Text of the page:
In 1942 the City Council, seeing that areas of a size sufficiently large enough for park purposes were rapidly becoming scarce, requested the city planning commission and the city engineer to prepare a study showing land available and suitable for park purposes. A map showing existing large tracts and their relationship to existing parks and school-grounds was prepared, and as a result of this study the Hall property, Andrews Field, and the Ellenberger-Allen properties were acquired for Park purposes. The latter parcels have since been re-named "Memorial Park", and were later used as the site of a Veteran Housing Project. These properties too, it is interesting to note, were acquired during a war period, the years of acquisition being 1943 and 1944. These buildings were raised to make room for the new Lakewood City Hall.
Recreation as a Government Function
Many agencies, public, quasi-public and private offer recreational services. The most common example of private (or commercial) recreation are the moving picture theatres and bowling alleys. Churches, Y.W.C.A. and Y.M.C.A. and scout groups are types 'of quasi-public agencies conducting recreational programs. The different levels of government, however, federal, state and county, and now the regional authorities are looked to by the public to provide recreational opportunities and facilities. Federal and state parks and forests such as the Smoky Mountain National Park, and Ohio's Kendall State Park are prototypes of the facilities offered by the first two named agencies, and counties too, usually provide large open areas, similar in nature to state parks, although the county park is generally closer to a center of population than the facilities provided by the state and federal governments. The Cook County Forest Reservation that rings Chicago is an example of a county park. The regional authority is a fairly new concept in the administration and operation of public recreational facilities, and is usually located on the periphery of a large city. Our own local Metropolitan Park is a splendid example of the type of facility provided by such an organization.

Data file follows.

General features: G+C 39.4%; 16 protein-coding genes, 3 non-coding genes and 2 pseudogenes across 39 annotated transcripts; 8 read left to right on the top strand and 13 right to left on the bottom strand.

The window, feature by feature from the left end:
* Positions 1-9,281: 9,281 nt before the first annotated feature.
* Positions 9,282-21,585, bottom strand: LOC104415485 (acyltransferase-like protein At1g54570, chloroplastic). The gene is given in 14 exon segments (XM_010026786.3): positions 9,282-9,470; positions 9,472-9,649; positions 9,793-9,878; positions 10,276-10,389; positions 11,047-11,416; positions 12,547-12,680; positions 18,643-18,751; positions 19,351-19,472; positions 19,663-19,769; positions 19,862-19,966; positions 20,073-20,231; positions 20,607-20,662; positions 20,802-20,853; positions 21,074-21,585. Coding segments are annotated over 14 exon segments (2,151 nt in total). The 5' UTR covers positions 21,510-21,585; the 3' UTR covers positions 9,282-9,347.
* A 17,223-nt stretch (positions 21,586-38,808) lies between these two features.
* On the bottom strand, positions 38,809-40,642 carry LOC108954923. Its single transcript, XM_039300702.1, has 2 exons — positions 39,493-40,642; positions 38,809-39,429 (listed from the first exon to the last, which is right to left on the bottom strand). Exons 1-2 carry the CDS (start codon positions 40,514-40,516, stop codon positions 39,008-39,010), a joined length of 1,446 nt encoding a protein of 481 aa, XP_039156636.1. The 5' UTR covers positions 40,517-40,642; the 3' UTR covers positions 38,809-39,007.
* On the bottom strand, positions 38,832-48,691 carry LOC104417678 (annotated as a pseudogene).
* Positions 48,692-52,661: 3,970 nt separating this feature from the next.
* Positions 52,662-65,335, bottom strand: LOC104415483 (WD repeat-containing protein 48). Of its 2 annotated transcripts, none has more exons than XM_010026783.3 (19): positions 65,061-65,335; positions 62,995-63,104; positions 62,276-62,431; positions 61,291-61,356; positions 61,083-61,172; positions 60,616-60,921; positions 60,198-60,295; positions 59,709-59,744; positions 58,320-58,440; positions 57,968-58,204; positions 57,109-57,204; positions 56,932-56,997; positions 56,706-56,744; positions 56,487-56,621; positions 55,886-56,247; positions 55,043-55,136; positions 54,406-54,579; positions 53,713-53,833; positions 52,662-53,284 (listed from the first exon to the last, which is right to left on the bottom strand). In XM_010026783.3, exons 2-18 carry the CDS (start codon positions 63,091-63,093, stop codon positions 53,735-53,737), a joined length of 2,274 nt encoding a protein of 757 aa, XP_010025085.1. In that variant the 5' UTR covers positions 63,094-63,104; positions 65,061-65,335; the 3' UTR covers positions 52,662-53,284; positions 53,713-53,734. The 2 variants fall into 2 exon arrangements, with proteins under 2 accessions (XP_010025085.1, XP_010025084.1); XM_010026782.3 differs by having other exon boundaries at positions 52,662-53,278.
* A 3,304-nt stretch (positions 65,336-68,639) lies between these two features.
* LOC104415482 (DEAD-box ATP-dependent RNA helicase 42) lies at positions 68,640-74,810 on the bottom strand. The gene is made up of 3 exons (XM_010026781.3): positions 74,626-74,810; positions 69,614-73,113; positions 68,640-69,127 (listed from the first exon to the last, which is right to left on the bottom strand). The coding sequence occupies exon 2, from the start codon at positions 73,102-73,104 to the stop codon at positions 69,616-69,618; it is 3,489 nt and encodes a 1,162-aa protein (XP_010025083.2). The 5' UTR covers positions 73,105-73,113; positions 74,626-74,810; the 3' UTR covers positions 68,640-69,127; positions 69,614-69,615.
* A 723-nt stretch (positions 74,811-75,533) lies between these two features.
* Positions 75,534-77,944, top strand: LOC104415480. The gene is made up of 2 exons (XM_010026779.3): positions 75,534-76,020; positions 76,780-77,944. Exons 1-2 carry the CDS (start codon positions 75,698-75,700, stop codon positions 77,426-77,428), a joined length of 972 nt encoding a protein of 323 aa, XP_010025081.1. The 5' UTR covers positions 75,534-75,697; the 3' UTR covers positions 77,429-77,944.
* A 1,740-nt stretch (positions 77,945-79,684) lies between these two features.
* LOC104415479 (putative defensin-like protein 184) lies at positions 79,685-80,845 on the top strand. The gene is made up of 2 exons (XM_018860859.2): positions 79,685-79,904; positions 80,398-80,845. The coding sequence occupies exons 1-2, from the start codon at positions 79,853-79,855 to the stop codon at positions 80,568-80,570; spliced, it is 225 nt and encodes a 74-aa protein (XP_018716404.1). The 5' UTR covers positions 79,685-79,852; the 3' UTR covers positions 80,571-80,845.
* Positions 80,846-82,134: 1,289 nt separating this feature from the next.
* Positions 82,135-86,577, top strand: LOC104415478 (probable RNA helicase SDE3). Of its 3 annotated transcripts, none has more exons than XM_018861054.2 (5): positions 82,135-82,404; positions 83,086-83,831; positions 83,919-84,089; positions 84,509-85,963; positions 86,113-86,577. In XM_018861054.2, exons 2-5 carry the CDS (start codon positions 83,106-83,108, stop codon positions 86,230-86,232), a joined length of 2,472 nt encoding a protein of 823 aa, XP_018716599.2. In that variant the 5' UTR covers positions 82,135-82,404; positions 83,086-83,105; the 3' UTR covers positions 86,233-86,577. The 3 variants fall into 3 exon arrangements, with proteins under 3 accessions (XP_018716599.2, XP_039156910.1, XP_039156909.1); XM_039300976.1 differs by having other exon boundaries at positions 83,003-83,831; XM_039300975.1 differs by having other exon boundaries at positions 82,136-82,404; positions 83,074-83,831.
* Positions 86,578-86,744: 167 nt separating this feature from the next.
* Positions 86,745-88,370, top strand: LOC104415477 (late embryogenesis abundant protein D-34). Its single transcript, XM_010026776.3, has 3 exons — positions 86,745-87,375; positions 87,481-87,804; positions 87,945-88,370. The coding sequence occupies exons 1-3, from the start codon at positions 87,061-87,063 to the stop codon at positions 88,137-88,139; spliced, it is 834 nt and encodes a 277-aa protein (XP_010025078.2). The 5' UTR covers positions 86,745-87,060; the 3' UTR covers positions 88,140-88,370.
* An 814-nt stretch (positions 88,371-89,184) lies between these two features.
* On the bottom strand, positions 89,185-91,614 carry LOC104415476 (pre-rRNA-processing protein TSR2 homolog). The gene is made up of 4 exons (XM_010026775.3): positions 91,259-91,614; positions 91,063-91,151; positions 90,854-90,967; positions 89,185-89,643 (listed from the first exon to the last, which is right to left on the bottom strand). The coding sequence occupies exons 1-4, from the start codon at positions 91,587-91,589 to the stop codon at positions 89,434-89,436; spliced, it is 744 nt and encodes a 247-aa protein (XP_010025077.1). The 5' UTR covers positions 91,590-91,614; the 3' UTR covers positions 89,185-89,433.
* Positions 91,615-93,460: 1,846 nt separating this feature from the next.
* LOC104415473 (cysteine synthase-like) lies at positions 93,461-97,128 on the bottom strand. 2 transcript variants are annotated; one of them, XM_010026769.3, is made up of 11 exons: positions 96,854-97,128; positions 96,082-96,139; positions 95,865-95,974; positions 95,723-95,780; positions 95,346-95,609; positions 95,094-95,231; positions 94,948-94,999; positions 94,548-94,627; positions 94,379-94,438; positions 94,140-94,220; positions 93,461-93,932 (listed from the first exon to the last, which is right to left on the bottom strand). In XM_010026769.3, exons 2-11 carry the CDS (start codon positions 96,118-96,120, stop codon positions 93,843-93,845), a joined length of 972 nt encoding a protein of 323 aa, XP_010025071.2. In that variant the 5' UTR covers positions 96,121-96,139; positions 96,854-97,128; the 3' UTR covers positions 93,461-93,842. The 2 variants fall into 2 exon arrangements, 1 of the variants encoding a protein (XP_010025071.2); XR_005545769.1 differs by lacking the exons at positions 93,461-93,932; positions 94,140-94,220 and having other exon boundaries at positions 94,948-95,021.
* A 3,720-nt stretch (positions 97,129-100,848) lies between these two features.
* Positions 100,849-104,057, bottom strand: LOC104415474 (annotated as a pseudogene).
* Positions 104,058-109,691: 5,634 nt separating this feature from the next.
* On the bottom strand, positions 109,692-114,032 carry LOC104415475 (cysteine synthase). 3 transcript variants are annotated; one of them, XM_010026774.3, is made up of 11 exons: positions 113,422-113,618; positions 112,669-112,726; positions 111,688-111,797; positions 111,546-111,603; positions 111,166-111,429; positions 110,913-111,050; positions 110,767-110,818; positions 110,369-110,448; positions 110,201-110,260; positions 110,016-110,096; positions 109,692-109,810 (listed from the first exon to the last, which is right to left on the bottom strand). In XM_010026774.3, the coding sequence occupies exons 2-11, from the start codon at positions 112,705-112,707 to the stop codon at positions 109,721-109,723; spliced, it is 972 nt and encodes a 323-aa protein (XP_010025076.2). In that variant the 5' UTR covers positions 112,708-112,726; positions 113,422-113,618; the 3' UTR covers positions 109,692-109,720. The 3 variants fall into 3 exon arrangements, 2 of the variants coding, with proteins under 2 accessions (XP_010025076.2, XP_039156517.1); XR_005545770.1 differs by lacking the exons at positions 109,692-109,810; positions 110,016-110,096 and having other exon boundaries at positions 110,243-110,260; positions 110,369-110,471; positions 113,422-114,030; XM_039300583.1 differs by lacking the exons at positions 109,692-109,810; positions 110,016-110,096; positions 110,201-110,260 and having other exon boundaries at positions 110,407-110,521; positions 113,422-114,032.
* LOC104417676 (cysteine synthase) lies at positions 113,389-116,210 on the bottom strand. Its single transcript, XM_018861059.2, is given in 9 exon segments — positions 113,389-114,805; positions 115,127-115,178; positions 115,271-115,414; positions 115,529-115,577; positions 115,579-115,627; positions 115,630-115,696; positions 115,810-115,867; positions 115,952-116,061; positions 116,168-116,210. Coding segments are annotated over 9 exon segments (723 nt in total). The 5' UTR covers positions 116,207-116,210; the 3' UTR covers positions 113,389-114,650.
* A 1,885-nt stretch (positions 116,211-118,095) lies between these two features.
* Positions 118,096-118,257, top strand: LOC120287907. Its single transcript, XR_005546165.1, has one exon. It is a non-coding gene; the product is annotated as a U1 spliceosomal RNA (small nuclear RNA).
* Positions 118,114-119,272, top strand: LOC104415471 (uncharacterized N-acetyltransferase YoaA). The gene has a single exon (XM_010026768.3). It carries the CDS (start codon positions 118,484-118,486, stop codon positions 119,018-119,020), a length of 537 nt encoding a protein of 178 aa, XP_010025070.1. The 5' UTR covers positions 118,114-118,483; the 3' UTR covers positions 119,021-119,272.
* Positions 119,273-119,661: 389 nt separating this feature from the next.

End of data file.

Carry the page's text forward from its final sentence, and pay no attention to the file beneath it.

Most public play areas, other than those operated by the cities within their own borders, are located some distance away from the city and, accordingly, the distance factor makes it impossible to provide for the day to day needs of all members of the community. For instance, no parent would think of sending a young child to a playground four or five miles away from home unless he is accompanied by an adult. The logical result of this condition is that outlying parks usually do not provide the means for intensive play opportunities, except as incidental to the gathering of large crowds, as are found at picnics.
As a result of these conditions it has fallen to the municipality to provide the area for active play within the city's limits, and also to provide the personnel necessary to supervise and lead the play on the areas. This concept of the city's duties has grown within the last thirty or forty years, and now is an accepted fact in almost every community in the country. Most states, Ohio included, show their recognition of this by having passed legislation permitting cities to levy taxes for recreational purposes.
The reasons for Municipal management of recreation are: